Rep. Frankel urges local governments to mandate COVID-19 vaccine for workers
U.S. Rep. Lois Frankel, D-Florida, on Wednesday urged local government leaders to consider mandating the COVID-19 vaccine for workers, even as Gov. Ron DeSantis threatens to fine municipalities thousands of dollars for doing so.
"The fact is, we're not getting help from Tallahassee," Frankel said during a virtual discussion with more than a dozen Palm Beach County lawmakers, school district officials, and medical experts.
DeSantis on Monday said the state will fine cities and counties $5,000 per infraction if they require government employees to get vaccinated.
The governor argued that any agency that mandates the COVID-19 vaccine is breaking the newly passed SB 2006.
The law bans private businesses and government entities from requiring customers to provide proof of a COVID-19 vaccination. However, the language doesn't specifically prohibit local governments from requiring the vaccine for employees.
"A governmental entity as defined in s. 768.38 may not require persons to provide any documentation certifying COVID-19 vaccination or post-infection recovery to gain access to, entry upon, or service from the governmental entity's operations in this state. This subsection does not otherwise restrict governmental entities from instituting screening protocols consistent with authoritative or controlling government-issued guidance to protect public health."
"I have a very respectful disagreement with the governor's position," municipal law consultant Claudia McKenna said during Tuesday's virtual discussion. "The bill specifically does not deal with employers."
Currently, the Palm Beach County Tax Collector's Office, Palm Beach County Clerk and Comptroller's Office, Palm Beach County Public Defender's Office, and city of Delray Beach are all mandating their employees to receive the COVID-19 vaccine. If they refuse, they must agree to take a weekly coronavirus test in order to continue working.
"We're not through this yet. And we're not gonna get through it until we get those vaccines in arms," said Delray Beach Mayor Shelly Petrolia. "We're the leaders out there. If we don't do it as cities, as municipalities, how can we expect anyone else to do it? We have to lead by example."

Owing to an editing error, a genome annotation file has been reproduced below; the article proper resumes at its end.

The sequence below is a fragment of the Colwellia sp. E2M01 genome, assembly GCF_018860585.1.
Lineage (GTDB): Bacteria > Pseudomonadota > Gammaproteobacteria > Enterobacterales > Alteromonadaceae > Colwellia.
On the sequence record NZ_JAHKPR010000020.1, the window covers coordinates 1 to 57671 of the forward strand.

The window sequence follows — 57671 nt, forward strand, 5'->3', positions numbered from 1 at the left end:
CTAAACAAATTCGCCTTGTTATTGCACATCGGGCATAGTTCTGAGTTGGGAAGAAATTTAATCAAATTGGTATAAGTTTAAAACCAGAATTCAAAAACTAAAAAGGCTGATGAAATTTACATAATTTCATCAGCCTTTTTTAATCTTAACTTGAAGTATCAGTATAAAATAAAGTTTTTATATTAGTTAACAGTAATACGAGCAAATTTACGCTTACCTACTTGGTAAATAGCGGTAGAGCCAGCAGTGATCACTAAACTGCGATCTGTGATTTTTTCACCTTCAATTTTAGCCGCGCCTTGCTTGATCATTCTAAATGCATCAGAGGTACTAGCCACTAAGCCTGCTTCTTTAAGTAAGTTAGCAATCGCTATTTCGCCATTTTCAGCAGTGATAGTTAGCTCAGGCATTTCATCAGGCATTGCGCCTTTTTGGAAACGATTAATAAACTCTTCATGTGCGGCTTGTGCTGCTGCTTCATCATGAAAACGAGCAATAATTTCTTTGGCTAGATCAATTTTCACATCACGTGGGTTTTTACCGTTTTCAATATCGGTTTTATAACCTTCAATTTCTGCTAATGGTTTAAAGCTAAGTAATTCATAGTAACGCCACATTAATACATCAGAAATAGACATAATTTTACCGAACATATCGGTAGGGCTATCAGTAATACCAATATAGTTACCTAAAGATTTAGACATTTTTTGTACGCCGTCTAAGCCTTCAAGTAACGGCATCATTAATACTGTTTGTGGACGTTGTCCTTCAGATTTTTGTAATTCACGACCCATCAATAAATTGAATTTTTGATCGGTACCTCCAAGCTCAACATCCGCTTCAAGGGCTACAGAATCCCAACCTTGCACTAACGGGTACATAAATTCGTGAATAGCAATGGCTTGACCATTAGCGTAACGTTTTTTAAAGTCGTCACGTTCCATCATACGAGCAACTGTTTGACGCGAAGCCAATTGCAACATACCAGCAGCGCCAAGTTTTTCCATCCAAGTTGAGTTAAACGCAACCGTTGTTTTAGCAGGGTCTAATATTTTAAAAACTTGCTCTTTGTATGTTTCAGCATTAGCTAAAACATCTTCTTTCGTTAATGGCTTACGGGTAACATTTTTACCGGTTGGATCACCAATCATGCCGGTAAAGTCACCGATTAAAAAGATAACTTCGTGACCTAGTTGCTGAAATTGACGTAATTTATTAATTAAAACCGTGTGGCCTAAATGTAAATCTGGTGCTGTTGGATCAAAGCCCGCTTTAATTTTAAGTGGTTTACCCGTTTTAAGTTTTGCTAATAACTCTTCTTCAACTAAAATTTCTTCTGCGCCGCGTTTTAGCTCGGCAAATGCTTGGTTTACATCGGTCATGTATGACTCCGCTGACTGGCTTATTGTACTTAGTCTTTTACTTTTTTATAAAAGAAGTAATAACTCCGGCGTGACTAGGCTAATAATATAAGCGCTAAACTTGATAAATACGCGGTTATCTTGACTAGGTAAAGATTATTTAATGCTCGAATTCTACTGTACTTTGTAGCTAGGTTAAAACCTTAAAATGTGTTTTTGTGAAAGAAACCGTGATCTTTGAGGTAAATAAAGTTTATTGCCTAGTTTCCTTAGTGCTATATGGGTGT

Palm Beach County Clerk and Comptroller Joseph Abruzzo said his office offered employees a $500 incentive to get vaccinated. After instituting the mandate, he said 80% of his office is now inoculated.
"It worked, and it worked quickly," Abruzzo said.
Palm Beach County Tax Collector Anne Gannon said two of her employees may resign because they're unwilling to get vaccinated or submit to weekly COVID-19 tests.
West Palm Beach Mayor Keith James said he's exploring the possibility of a vaccine mandate for city workers and has conducted a national survey to see what other municipalities around the country are doing as far as COVID-19 mitigation strategies go.
Calling it a "dire" situation, Frankel said local government leaders should put a priority on getting people vaccinated.
"This should not be an issue about safety and health versus people keeping jobs," Frankel said. "It seems to me it's good policy to keep people healthy. And that's how you're gonna keep people working."
President Joe Biden said on Sept. 9 that the Occupational Safety and Health Administration (OSHA) is developing a rule that will require all businesses with 100 or more employees to ensure their workforce is fully vaccinated, or require any workers who remain unvaccinated to produce a negative test result on at least a weekly basis before coming to work.
"The president is doing the right thing. And this is not about parties. It's about what's scientific, it's about what's right," said Dr. Michael Smith, the director of the medical scholars program at Florida Atlantic University. "The right thing is not a Democratic thing or a Republican thing. It's a scientific thing."
According to the Florida Department of Health, roughly 62% of Palm Beach County residents ages 12 and older are now fully vaccinated against COVID-19.
However, Smith worries the longer it takes to get more of the population inoculated, the more opportunities the virus will have to mutate once again and become more resistant to the vaccine.
"The situation is critical and dire," Smith said. "We must now mandate vaccines just like other diseases if we're going to do anything akin to saving the human species."
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